Workplace Lighting: The Office Environment – featured in EE Publishers’ Vector Magazine

This article is featured in the February 2015 Edition of EE Publishers’ Vector Magazine –

The lighting in the majority of South African offices is neither particularly innovative nor particularly energy efficient. All too often the only lighting designed for our offices is either fluorescent of one type or another with the entire office area lit to a single light level.

A new United Kingdom Business Council for Offices guide

The guide was published on 26 September 2013. According to my overseas colleagues, it was difficult to produce because of the lack of both alignment between all of the different standards and research about office lighting. The publication was timely given the ever-more onerous energy requirements for commercial spaces, recently published standards such as BS EN 12464 and changes in technology.  We believe that we are going to see LEDs hitting the office-lighting market extensively over the next 12 months.

We also have considerable lack of alignment between the various SANS documents and the current OHS standards.  Despite my frequent discussions with the Department of Labour which is responsible for the Occupational Health and Safety on this subject regarding the revision of the requirements particularly in respect of the light levels required and their response stating that the revision progressing, almost three years later, there is no visible and tangible evidence of any progress.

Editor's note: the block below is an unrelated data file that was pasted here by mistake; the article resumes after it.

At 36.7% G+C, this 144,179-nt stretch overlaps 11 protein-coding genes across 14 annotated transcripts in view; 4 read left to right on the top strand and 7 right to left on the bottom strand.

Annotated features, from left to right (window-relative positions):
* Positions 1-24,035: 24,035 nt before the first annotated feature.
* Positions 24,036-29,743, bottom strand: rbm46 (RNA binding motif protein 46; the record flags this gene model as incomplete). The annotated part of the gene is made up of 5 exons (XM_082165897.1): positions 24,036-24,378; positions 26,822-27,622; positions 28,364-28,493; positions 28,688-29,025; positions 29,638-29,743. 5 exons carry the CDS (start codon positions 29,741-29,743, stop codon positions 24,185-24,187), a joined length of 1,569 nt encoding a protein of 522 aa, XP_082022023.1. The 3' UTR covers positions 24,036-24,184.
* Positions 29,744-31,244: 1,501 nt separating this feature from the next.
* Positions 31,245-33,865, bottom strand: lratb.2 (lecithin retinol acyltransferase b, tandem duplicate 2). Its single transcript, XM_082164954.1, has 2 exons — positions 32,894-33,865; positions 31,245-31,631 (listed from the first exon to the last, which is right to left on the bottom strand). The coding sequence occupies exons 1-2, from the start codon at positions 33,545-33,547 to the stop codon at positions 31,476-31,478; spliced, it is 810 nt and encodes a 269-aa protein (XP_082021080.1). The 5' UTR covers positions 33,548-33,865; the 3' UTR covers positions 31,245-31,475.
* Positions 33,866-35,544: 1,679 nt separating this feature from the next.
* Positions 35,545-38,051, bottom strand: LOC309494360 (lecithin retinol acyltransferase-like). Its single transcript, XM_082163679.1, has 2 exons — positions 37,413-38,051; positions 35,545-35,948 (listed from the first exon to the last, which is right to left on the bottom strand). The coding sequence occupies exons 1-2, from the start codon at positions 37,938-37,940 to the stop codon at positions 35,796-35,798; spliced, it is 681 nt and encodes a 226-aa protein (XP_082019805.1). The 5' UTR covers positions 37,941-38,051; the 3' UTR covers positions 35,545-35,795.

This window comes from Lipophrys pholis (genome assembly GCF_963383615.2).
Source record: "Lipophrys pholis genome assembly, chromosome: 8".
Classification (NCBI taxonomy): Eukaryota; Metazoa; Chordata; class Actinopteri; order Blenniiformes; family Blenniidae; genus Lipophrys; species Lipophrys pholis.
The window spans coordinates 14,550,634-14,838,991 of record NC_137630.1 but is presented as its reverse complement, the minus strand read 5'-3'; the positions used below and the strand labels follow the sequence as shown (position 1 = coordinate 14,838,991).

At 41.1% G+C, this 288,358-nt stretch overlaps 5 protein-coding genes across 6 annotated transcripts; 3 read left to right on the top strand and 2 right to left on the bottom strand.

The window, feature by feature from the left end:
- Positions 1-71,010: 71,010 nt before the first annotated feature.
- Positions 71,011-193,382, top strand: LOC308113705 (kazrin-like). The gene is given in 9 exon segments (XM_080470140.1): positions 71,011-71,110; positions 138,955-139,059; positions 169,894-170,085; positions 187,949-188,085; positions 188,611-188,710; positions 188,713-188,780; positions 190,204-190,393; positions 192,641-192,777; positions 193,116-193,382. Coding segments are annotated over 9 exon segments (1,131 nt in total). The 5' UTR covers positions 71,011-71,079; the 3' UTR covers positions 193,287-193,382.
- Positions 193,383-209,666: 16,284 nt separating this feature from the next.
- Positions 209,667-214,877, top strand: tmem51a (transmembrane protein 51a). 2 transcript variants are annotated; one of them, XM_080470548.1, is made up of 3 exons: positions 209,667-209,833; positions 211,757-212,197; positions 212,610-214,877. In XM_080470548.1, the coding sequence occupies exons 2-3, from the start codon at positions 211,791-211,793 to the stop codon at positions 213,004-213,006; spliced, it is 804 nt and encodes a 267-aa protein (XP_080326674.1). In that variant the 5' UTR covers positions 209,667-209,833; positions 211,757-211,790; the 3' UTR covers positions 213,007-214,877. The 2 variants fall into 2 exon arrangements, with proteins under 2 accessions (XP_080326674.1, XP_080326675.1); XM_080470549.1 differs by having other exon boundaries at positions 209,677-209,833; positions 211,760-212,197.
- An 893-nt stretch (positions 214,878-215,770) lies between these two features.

The time has come for all those who are active in the lighting design workspace to practice what I was taught in 1976/1977 by Thorn EMI Lighting and at University.  I am sure that those of my vintage were similarly taught, to design lighting appropriately and imaginatively for offices.  Of course at that time we had to make use of what was available such as incandescent lamps, HPS uplighters and the typical fluorescent luminaires of the day.  We did not have the exciting LED technology at our disposal.

The UK BCO guide simply re-directs all lighting professionals, architects and engineers back to those sound lighting design practices which were taught so many years ago.

The Principle of Effective Lighting for the task 

It is possible for architects, designers and engineers “to create better quality spaces, but also save energy at the same time.”  Our lighting design for the office refurbishment of Caxton Publications, Craighall, Johannesburg is a prime example of our Blair Hammond & Associates trademark approach to lighting design.  It provides the users with interesting, efficient and compliant lighting whilst at the same time being very energy efficient at 5.03 W/m².

This was achieved by using a model which was taught 37 years ago.  The concept principle is as follows:

  1. The Primary Work Plane : The direct task area to be lit to the appropriate light level.
  2. The Secondary Area : The light level for the area surrounding the direct task area to enable the occupant to transfer from the direct task area to for example file storage, computer peripherals, etc, should be one third lower than the Primary work plane light level.
  3. Transient Areas : The light level for those areas used for movement around the office and for socialising should be between 50% and 66% lower than the secondary level but not less than 100 lux.



The task area may vary between 0.5 m² to 1 m² and should be lit to the appropriate light level for the particular task which may be between 300 lux and 500 lux.  Typically a drawing office (where actual architectural drawing is done) should be lit to about 500 lux, whilst most other offices where typical office routine prevails and which requires the use of computers should be lit to a maximum of 300 lux.